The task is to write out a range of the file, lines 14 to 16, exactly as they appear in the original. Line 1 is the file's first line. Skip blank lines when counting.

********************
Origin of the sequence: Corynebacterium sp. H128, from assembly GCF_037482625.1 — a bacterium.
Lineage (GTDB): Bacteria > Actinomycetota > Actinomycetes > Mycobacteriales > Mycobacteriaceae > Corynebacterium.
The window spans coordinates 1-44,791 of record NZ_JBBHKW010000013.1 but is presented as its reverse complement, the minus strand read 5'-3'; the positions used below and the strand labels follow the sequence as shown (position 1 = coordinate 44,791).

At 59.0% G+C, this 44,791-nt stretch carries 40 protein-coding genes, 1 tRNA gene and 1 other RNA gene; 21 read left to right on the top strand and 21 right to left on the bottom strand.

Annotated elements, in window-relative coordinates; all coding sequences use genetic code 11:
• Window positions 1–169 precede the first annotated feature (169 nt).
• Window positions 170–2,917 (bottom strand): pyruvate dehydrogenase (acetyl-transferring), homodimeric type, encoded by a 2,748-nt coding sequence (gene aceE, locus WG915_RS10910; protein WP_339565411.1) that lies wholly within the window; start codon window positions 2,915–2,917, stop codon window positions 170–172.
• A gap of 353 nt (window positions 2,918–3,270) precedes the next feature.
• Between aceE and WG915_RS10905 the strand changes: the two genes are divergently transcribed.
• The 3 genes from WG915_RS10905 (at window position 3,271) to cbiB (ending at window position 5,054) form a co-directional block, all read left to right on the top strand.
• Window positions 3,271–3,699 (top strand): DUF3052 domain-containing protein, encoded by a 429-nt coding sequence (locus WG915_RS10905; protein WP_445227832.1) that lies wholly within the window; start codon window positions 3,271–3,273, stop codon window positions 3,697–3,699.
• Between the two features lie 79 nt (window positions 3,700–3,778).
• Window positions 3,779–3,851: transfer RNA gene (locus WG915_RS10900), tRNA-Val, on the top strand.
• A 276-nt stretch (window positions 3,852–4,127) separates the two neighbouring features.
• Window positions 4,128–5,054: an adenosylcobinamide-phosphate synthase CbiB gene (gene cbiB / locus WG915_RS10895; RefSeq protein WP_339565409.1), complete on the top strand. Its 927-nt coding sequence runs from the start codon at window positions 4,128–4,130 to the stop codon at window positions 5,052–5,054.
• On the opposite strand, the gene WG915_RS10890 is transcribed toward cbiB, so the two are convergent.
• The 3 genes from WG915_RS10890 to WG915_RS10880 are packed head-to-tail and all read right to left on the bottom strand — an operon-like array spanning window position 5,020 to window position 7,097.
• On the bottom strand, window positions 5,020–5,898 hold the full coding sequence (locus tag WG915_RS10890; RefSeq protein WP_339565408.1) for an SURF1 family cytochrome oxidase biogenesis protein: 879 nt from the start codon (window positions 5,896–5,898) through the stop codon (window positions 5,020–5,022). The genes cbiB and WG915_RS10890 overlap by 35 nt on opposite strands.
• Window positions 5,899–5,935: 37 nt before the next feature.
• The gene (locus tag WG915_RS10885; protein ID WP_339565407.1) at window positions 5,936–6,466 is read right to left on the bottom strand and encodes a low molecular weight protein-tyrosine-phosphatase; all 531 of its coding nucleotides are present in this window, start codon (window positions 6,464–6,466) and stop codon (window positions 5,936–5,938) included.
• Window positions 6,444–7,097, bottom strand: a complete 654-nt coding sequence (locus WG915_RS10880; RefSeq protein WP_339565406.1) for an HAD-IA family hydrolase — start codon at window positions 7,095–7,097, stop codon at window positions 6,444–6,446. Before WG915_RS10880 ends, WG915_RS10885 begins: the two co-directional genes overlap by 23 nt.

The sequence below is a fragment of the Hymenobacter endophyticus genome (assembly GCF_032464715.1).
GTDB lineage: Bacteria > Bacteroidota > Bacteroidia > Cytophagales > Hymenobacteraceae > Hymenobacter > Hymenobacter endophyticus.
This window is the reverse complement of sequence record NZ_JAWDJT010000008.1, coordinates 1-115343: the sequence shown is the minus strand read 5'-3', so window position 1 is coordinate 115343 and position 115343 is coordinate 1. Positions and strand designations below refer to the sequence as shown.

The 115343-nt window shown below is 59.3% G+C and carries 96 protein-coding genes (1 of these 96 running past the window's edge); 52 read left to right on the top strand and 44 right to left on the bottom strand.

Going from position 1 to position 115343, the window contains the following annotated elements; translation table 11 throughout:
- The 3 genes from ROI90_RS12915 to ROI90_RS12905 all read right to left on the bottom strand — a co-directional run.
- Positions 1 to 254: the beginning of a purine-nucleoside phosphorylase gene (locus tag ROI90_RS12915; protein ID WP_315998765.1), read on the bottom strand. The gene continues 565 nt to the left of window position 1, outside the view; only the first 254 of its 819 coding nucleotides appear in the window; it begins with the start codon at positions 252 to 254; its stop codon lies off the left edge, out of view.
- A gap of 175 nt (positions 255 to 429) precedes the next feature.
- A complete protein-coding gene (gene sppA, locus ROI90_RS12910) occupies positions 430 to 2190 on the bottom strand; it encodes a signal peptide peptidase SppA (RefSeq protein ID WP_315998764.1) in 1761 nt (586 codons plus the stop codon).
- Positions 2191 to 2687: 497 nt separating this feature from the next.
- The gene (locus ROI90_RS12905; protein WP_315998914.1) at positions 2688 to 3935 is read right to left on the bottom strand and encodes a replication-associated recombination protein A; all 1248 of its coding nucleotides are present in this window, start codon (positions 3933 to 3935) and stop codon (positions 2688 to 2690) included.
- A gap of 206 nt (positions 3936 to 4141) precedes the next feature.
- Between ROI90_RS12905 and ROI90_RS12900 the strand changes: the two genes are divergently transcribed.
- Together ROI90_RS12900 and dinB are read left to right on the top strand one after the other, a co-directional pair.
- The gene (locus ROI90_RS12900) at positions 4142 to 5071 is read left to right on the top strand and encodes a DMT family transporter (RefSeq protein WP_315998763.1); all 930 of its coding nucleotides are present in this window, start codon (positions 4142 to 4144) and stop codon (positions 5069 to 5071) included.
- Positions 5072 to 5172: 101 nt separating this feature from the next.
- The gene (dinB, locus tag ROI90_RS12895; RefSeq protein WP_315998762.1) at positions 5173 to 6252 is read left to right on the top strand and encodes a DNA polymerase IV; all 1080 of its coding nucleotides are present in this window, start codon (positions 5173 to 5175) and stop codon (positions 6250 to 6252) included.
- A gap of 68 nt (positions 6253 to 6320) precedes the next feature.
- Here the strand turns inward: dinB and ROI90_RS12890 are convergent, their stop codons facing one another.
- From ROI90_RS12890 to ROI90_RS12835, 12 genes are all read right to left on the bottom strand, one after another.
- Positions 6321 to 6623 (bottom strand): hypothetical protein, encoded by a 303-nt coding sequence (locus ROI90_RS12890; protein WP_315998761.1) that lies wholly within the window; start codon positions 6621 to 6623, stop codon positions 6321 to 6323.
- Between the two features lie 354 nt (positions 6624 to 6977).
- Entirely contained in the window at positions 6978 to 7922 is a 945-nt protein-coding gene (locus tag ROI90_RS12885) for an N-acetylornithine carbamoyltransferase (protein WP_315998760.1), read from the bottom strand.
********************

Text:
• A 276-nt stretch (window positions 3,852–4,127) separates the two neighbouring features.
• Window positions 4,128–5,054: an adenosylcobinamide-phosphate synthase CbiB gene (gene cbiB / locus WG915_RS10895; RefSeq protein WP_339565409.1), complete on the top strand. Its 927-nt coding sequence runs from the start codon at window positions 4,128–4,130 to the stop codon at window positions 5,052–5,054.
• On the opposite strand, the gene WG915_RS10890 is transcribed toward cbiB, so the two are convergent.